Defense Secretary Donald H. Rumsfeld made his strongest public case Sunday for a plan, opposed by some in Congress and by Russia, to convert some Navy long-range missiles from a nuclear to a conventional role for potential use against terrorist targets anywhere in the world, The Associated Press reports.
Opponents of the plan argue that it could create a situation in which a conventionally armed U.S. Trident missile, launched from a submarine, would be mistaken for a nuclear launch, thus risking the possibility of a retaliatory nuclear strike.
Rumsfeld said he thought little of that argument. He said the Pentagon would be “fully transparent” with Moscow about any such conversion of strategic missiles, so that there was no room for miscalculation. “There are only a few countries that would have the ability to do anything about it — regardless of which type of weapon it was,” he said, alluding to the small number of countries, such as Russia, China and possibly North Korea, which possess nuclear missiles capable of reaching U.S. territory.
Besides, he added, “everyone in the world would know” that the U.S. missile was not nuclear “after it hit within 30 minutes” of launch.
“Or 10 minutes,” interjected Sergei Ivanov, the Russian defense minister who discussed the subject at a joint news conference with Rumsfeld. The two held talks at a Fairbanks lodge, had lunch together and then attended a ceremony dedicating a memorial to U.S.-Soviet military cooperation during World War II.
By noting that a long-range missile might hit its target in as little as 10 minutes from launch, Ivanov appeared to be emphasizing the short time frame in which a decision on retaliating would have to be made.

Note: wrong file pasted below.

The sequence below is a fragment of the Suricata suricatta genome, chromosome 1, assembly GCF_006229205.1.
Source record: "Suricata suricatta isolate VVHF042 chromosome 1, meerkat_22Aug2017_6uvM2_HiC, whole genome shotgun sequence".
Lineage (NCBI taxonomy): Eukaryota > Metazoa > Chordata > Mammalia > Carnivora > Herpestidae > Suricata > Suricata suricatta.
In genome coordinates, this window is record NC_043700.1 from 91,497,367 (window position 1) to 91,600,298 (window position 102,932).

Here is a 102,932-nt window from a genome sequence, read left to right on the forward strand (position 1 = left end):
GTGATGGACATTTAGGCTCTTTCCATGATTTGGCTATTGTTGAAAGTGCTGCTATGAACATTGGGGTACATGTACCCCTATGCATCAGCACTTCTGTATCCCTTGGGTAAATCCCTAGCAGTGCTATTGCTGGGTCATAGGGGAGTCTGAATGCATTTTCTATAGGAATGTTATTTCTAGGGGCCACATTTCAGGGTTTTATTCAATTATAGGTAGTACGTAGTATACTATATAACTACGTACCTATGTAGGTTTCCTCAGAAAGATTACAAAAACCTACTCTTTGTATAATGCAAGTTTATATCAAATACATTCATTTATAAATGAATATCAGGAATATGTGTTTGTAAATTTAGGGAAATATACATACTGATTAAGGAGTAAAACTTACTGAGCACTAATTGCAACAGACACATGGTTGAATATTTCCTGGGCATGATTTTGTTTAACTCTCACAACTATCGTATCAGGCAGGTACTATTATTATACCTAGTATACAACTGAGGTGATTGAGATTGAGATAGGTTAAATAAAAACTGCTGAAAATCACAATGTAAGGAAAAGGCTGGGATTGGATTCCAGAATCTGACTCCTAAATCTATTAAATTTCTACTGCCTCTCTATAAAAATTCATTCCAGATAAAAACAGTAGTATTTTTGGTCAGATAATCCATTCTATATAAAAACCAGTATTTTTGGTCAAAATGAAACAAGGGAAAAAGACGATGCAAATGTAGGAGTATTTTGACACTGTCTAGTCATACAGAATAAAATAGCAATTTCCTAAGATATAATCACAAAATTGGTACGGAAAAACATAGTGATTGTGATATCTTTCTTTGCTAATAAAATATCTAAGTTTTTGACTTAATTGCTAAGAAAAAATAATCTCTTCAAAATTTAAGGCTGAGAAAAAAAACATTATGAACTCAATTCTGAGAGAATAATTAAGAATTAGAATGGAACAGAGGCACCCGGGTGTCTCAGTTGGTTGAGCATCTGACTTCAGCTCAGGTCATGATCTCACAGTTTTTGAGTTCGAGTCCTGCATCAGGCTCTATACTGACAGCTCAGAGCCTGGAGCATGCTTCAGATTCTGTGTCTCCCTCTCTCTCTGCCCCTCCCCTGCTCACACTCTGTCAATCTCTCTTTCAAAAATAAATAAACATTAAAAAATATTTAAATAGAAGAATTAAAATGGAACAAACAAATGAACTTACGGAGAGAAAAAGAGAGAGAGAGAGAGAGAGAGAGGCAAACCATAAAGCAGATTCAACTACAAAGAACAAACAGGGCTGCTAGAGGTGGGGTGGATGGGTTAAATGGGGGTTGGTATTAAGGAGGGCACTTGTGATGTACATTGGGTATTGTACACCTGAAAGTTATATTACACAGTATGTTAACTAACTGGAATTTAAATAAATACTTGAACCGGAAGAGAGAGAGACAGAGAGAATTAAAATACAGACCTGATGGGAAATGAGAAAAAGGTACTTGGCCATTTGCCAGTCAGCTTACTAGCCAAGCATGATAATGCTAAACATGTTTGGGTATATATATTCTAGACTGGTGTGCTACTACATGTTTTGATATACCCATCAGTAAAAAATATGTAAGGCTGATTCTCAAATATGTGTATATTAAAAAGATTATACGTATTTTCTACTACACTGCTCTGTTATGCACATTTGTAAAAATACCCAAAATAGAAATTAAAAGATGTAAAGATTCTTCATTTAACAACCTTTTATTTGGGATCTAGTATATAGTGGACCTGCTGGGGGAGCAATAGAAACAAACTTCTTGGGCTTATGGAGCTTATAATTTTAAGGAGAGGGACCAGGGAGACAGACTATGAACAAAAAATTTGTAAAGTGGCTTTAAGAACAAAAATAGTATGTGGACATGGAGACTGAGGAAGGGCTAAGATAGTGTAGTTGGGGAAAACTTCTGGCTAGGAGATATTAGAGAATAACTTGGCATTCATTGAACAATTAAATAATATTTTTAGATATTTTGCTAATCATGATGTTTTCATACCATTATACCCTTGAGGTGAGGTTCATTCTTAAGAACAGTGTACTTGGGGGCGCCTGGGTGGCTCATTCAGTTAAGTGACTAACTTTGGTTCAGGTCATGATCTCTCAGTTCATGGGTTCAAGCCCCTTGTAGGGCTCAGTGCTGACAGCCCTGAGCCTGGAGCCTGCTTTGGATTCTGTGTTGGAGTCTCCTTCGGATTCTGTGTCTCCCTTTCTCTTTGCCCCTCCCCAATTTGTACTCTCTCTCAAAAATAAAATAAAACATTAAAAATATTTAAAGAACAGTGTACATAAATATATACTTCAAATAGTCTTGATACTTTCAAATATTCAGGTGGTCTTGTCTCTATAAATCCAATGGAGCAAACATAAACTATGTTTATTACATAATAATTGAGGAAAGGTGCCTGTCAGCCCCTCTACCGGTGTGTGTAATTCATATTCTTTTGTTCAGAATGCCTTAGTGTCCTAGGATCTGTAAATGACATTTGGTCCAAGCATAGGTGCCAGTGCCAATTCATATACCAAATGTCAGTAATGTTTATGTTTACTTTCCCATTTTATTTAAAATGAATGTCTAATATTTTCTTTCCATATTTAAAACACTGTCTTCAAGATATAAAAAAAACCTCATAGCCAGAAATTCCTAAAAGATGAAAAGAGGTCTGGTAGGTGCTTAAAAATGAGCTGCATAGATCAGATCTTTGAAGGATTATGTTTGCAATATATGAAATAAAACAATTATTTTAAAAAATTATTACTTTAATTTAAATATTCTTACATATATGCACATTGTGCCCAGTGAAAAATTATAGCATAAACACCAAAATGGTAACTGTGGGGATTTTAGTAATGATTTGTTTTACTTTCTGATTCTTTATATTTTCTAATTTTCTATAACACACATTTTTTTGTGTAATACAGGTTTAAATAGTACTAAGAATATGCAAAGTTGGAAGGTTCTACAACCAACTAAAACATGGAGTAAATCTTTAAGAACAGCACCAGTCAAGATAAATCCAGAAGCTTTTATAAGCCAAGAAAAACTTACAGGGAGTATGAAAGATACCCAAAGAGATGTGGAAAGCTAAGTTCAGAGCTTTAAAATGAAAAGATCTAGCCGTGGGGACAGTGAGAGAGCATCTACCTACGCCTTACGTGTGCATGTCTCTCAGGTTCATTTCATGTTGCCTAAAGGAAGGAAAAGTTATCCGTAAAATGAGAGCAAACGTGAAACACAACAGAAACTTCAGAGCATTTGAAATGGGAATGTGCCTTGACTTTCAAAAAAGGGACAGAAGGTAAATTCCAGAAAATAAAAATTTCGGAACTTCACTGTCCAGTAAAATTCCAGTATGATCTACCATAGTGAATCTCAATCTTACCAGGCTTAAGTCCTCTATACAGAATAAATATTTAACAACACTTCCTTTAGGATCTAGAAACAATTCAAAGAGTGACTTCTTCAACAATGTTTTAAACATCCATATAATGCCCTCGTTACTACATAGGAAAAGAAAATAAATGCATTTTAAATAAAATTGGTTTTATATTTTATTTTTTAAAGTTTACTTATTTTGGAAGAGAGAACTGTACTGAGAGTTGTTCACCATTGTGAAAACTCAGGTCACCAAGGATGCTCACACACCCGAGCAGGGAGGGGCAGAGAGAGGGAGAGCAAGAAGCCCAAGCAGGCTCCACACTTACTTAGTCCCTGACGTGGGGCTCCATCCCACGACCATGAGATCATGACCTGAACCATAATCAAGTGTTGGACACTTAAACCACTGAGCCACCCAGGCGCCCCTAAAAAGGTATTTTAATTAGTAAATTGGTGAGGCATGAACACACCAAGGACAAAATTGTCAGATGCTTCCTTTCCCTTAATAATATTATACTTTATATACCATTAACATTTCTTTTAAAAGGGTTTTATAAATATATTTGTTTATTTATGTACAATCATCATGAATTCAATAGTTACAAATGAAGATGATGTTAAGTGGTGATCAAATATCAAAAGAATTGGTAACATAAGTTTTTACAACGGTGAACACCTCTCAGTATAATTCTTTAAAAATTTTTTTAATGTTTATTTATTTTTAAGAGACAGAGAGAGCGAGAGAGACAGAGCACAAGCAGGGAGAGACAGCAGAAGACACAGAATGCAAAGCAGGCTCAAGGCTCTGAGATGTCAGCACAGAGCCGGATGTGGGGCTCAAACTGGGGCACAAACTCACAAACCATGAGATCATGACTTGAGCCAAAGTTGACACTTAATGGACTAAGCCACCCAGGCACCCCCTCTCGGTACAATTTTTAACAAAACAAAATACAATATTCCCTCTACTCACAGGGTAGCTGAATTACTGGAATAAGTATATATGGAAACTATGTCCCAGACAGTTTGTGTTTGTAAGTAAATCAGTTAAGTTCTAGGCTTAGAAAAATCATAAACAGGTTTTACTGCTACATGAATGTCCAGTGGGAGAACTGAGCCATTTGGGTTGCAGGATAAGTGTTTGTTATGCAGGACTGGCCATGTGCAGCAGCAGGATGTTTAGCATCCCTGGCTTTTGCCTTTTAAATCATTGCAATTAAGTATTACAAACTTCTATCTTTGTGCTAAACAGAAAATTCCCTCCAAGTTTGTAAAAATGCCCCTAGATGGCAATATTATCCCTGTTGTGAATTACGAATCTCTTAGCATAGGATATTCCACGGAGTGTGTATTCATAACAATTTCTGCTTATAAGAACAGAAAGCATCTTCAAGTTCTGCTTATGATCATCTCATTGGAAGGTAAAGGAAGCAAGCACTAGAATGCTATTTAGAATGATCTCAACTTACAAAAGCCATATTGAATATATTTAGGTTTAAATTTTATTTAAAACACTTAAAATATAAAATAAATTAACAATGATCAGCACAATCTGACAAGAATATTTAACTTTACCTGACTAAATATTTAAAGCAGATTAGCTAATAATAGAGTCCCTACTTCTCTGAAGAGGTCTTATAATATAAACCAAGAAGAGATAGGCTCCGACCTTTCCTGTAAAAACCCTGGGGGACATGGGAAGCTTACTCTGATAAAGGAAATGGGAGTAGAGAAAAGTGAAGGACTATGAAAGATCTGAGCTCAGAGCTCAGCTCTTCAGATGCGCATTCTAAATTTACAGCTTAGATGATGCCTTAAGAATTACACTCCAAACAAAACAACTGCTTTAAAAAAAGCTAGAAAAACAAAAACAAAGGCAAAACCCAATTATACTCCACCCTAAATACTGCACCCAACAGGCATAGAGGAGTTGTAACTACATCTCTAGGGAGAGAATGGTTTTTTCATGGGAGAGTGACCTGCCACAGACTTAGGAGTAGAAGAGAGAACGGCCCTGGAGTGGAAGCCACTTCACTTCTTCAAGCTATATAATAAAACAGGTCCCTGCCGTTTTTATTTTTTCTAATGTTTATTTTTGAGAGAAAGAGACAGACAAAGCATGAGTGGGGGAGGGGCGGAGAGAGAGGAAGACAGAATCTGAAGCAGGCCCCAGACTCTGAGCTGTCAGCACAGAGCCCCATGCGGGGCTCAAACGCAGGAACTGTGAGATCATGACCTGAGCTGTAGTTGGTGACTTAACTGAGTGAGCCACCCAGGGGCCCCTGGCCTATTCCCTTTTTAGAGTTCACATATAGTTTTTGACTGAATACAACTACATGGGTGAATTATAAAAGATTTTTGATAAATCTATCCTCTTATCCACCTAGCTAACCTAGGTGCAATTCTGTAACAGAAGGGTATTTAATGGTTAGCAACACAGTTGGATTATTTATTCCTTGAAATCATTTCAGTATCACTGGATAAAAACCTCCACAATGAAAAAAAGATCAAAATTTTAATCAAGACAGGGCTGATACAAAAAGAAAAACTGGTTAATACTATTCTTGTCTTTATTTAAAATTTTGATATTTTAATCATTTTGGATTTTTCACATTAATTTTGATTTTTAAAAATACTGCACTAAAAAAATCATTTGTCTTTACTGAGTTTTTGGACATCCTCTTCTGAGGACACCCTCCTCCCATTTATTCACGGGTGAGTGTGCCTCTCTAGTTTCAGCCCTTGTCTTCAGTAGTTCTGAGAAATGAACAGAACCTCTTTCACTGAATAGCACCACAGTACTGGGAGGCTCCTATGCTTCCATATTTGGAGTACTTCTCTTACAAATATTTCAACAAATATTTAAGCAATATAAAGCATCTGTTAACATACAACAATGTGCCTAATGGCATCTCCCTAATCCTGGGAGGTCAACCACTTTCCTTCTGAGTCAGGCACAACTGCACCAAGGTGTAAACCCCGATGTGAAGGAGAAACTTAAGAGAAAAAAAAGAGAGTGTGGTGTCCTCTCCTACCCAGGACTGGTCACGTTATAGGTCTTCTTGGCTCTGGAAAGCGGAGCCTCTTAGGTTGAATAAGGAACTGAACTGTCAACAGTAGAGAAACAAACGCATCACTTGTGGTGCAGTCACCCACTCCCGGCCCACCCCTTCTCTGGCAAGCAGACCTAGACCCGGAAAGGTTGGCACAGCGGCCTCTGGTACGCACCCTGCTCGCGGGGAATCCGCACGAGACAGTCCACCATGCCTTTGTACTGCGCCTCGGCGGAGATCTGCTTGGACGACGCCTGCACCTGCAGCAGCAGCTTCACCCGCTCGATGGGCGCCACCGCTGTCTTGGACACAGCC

At an otherwise harmonious news conference, Rumsfeld explained the Bush administration’s rationale for the plan to put conventional warheads on some Trident missiles aboard submarines, and he said Moscow should embrace the idea for its own good.
“It would be a good thing if, five, 10 or 15 years from now both of our countries had that additional weapon available in case it might be needed in an unusual circumstance,” Rumsfeld said in response to a question from a Russian reporter who asked him to comment on reports about the conversion plan.
“We would be happy to see the Russian government decide to do the same thing,” he said. Later he said, “I hope my friend Sergei takes that home and discusses it and calls me up on the phone and says he thinks that’s a terrific idea.”
Ivanov, however, made clear that his government opposes the plan.
“I would like to stress this point: these are preliminary plans, and for sure these U.S. plans raise Russian concerns,” Ivanov said.
The Russian defense chief said he understands that Rumsfeld sees this prospective weapon as a way of maximizing U.S. options for “preventive strikes,” meaning attacks against terrorist targets that are launched not in response to a terrorist act but in order to destroy a terrorist weapon before it can be used.
“There are different solutions” to that problem, Ivanov said. He mentioned the use of cruise missiles, which traditionally carry conventional warheads and would not be mistaken for a possible nuclear strike.
Ivanov said his government was willing to discuss the matter with U.S. officials.
The two defense chiefs also discussed Russia’s objections to economic sanctions imposed earlier this month by the State Department on two Russian arms companies for their dealings with Iran. The companies — Rosoboronexport and Sukhoi — were among seven companies Washington said violated a U.S. law known as the Iran Nonproliferation Act of 2000. The law is aimed at preventing the spread of weapons of mass destruction to Tehran.
Rumsfeld said Moscow and Washington disagree over the facts in the case and that he agreed to have the matter reconsidered